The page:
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Preserved Coelacanth Highlights Tokyo Evolution Exhibition

A fish out of water... and out of timeA fish out of water... and out of time
Japan's National Museum of Nature and Science has acquired a preserved Coelacanth to highlight its "Darwin" evolution-themed exhibition being held in Tokyo. The Coelacanth, a fish often referred to as a "living fossil", has changed very little since the species originated approximately 380 million years ago.

Preserved specimen of a coelacanth from the Fish Division specimen collection at the Smithsonian National Museum of Natural History (photograph by Sandra J. Raredon)Preserved specimen of a coelacanth from the Fish Division specimen collection at the Smithsonian National Museum of Natural History (photograph by Sandra J. Raredon)
The Coelacanth, an odd-looking deep-water fish, caused a sensation in the scientific community when a fisherman landed one 70 years ago off the coast of Madagascar.

Fossil coelacanths have been found in rock layers dated to approximately 380 million years ago, and until its rediscovery in 1938 it was thought the species went extinct about 70 million years ago. The first coelacanths coexisted with one of the earliest vertebrates to walk on land, Ichthyostega.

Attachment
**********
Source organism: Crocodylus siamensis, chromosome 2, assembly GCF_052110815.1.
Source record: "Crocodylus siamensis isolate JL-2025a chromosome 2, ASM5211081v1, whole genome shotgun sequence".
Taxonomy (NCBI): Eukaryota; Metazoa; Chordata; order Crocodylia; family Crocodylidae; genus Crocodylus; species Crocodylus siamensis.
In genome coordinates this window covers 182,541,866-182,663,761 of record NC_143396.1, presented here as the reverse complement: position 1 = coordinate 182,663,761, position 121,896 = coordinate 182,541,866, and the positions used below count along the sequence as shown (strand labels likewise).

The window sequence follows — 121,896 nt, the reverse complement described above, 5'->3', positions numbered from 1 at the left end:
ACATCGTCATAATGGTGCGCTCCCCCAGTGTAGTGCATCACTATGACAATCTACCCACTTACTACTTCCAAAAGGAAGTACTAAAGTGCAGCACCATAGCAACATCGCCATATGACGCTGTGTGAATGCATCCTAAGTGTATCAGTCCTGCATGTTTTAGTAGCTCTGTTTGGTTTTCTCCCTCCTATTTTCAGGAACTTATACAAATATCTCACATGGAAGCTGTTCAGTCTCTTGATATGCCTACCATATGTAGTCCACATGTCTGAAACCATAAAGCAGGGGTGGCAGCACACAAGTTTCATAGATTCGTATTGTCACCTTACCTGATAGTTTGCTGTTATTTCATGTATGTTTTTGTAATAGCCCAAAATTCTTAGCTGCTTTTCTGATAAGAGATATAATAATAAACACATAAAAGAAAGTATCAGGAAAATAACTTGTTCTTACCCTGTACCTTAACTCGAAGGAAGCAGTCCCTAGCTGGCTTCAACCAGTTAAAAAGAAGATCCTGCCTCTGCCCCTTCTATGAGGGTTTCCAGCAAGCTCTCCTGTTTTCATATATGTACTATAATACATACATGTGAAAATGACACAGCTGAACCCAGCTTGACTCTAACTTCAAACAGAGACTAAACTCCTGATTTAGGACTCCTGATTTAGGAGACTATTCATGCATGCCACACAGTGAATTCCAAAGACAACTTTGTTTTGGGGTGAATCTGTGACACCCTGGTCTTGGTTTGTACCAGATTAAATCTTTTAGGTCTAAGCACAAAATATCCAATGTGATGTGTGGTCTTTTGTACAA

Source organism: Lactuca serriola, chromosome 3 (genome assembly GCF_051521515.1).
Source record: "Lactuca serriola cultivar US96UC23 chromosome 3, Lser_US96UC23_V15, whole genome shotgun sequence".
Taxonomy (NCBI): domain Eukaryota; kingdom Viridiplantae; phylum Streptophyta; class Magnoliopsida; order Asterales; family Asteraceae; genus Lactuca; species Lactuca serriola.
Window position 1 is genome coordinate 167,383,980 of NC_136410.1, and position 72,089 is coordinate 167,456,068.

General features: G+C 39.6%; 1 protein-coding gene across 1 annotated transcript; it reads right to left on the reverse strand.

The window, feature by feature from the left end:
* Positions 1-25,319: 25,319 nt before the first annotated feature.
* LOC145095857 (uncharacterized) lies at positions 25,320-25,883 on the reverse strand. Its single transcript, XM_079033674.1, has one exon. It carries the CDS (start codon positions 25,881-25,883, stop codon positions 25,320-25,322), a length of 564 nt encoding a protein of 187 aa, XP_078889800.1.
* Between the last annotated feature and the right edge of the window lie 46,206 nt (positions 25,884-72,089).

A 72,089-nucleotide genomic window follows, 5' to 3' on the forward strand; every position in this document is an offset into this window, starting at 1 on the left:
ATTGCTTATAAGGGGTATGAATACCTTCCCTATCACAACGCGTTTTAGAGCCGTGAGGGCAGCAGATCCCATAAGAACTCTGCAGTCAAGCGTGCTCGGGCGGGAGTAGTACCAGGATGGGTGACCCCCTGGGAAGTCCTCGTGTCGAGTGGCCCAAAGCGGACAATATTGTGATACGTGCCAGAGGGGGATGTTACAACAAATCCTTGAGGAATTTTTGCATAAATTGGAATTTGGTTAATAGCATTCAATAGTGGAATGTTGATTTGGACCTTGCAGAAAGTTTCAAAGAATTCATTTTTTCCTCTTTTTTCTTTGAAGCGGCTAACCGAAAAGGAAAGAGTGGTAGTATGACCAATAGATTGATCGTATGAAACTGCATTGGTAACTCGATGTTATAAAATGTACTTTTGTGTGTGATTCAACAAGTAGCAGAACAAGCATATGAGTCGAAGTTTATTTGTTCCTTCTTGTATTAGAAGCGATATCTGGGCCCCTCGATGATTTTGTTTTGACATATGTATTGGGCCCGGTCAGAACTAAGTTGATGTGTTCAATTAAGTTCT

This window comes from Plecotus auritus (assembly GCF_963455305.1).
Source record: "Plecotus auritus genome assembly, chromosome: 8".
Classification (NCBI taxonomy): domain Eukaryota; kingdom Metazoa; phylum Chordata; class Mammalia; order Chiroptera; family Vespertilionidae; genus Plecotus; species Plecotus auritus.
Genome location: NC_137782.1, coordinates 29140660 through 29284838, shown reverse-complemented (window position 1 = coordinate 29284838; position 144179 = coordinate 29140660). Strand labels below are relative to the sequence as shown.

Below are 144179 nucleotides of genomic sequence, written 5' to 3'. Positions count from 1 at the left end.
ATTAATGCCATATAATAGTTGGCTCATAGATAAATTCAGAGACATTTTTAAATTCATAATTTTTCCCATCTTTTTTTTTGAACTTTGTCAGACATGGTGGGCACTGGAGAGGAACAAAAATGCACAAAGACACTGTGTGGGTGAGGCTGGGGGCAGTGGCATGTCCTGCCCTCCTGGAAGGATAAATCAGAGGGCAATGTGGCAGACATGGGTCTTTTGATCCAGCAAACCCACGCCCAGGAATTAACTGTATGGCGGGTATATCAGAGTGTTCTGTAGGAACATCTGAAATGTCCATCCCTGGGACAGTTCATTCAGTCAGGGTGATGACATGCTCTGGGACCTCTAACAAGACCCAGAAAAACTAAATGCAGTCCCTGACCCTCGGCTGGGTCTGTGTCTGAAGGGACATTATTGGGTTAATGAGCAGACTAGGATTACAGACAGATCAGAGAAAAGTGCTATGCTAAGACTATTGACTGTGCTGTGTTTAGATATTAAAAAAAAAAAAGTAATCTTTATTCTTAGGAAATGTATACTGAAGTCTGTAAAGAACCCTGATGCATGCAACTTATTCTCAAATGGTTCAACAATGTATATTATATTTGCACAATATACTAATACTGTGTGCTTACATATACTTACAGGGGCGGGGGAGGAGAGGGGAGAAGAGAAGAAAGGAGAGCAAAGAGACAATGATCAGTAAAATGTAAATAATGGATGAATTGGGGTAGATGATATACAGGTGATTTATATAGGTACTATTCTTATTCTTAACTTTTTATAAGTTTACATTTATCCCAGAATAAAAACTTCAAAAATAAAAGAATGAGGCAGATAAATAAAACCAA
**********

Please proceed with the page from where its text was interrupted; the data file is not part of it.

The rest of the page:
Coelacanths are lobe-finned fish with bones inside their fins. It is thought that similarly built fishes evolved these movable fins into arms and legs able to support their weight on dry land, and by doing so, take advantage of a new ecological niche. As for the coelacanths themselves, their body design was so well adapted to life in the deep sea that they have changed remarkably little over an immense expanse of geological time.

Something's not-so-fishy about this fin...Something's not-so-fishy about this fin...
The "Darwin" evolution exhibition now taking place at the National Museum of Nature and Science in Tokyo features a 1.7 metre (5.5 ft) long coelacanth caught off the coast of Tanzania in 2005. The fish was preserved in resin before being put on display.

By observing this amazing "living fossil", visitors to the exhibition will be able to more fully imagine a time in our planet's remote past when the earliest human ancestors to walk the earth were gasping their first breaths. (via Yomiuri News)

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Steve Levenstein
J A P A N O R A M A
InventorSpot.com